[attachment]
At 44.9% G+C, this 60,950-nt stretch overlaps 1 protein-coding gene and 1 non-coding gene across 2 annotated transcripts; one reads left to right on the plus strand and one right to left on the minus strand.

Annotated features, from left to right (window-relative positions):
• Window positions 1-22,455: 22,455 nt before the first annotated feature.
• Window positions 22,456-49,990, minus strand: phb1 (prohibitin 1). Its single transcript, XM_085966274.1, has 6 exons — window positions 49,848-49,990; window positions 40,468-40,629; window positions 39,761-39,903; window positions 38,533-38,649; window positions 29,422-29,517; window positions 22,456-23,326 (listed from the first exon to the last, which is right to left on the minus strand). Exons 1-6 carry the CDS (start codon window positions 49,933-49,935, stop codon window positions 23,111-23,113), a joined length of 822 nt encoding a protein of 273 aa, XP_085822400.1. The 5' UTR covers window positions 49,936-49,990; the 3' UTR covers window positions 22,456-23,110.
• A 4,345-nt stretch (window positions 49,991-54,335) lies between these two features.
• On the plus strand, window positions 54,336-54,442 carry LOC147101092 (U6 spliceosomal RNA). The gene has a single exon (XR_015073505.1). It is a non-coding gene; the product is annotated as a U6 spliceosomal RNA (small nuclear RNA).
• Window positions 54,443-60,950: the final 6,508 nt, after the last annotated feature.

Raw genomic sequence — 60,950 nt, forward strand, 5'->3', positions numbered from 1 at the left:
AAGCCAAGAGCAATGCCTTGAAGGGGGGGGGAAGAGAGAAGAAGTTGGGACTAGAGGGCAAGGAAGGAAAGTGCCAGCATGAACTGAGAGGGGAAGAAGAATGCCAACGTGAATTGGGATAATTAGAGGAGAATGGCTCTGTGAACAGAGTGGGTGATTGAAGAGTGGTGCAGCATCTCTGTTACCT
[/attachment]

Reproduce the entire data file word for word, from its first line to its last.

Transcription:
At 44.9% G+C, this 60,950-nt stretch overlaps 1 protein-coding gene and 1 non-coding gene across 2 annotated transcripts; one reads left to right on the plus strand and one right to left on the minus strand.

Annotated features, from left to right (window-relative positions):
• Window positions 1-22,455: 22,455 nt before the first annotated feature.
• Window positions 22,456-49,990, minus strand: phb1 (prohibitin 1). Its single transcript, XM_085966274.1, has 6 exons — window positions 49,848-49,990; window positions 40,468-40,629; window positions 39,761-39,903; window positions 38,533-38,649; window positions 29,422-29,517; window positions 22,456-23,326 (listed from the first exon to the last, which is right to left on the minus strand). Exons 1-6 carry the CDS (start codon window positions 49,933-49,935, stop codon window positions 23,111-23,113), a joined length of 822 nt encoding a protein of 273 aa, XP_085822400.1. The 5' UTR covers window positions 49,936-49,990; the 3' UTR covers window positions 22,456-23,110.
• A 4,345-nt stretch (window positions 49,991-54,335) lies between these two features.
• On the plus strand, window positions 54,336-54,442 carry LOC147101092 (U6 spliceosomal RNA). The gene has a single exon (XR_015073505.1). It is a non-coding gene; the product is annotated as a U6 spliceosomal RNA (small nuclear RNA).
• Window positions 54,443-60,950: the final 6,508 nt, after the last annotated feature.

Raw genomic sequence — 60,950 nt, forward strand, 5'->3', positions numbered from 1 at the left:
AAGCCAAGAGCAATGCCTTGAAGGGGGGGGGAAGAGAGAAGAAGTTGGGACTAGAGGGCAAGGAAGGAAAGTGCCAGCATGAACTGAGAGGGGAAGAAGAATGCCAACGTGAATTGGGATAATTAGAGGAGAATGGCTCTGTGAACAGAGTGGGTGATTGAAGAGTGGTGCAGCATCTCTGTTACCT